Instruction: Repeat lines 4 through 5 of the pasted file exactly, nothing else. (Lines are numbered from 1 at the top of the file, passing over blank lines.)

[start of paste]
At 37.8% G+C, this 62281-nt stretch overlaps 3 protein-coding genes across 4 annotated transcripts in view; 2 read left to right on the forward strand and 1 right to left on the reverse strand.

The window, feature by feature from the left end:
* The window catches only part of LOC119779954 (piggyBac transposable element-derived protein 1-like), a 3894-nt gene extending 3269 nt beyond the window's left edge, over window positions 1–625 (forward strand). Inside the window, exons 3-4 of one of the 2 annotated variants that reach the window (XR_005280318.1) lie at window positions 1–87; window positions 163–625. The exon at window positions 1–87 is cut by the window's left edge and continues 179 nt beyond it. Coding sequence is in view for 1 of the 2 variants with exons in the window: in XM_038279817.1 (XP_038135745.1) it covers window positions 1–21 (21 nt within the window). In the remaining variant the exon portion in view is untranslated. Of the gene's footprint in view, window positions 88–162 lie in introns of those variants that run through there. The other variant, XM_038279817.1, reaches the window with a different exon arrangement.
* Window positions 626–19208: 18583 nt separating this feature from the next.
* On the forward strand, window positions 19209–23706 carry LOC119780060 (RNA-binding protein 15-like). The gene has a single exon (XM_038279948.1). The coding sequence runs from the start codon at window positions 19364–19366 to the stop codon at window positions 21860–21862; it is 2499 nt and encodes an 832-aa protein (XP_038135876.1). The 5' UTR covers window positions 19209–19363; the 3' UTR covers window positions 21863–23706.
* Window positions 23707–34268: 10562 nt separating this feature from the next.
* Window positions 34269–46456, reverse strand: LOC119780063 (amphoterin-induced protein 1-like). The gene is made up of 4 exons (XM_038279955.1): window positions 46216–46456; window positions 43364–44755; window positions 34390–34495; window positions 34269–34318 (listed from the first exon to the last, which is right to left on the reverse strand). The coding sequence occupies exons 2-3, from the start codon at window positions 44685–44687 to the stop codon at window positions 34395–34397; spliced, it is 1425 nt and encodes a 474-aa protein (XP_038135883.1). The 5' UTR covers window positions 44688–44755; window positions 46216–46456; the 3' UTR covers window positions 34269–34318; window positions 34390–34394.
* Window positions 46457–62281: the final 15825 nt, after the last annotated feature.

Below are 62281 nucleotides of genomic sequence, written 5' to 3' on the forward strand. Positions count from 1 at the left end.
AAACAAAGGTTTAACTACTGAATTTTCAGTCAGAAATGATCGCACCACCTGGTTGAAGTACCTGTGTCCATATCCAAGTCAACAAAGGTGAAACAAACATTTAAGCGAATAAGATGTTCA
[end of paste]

* Window positions 626–19208: 18583 nt separating this feature from the next.
* On the forward strand, window positions 19209–23706 carry LOC119780060 (RNA-binding protein 15-like). The gene has a single exon (XM_038279948.1). The coding sequence runs from the start codon at window positions 19364–19366 to the stop codon at window positions 21860–21862; it is 2499 nt and encodes an 832-aa protein (XP_038135876.1). The 5' UTR covers window positions 19209–19363; the 3' UTR covers window positions 21863–23706.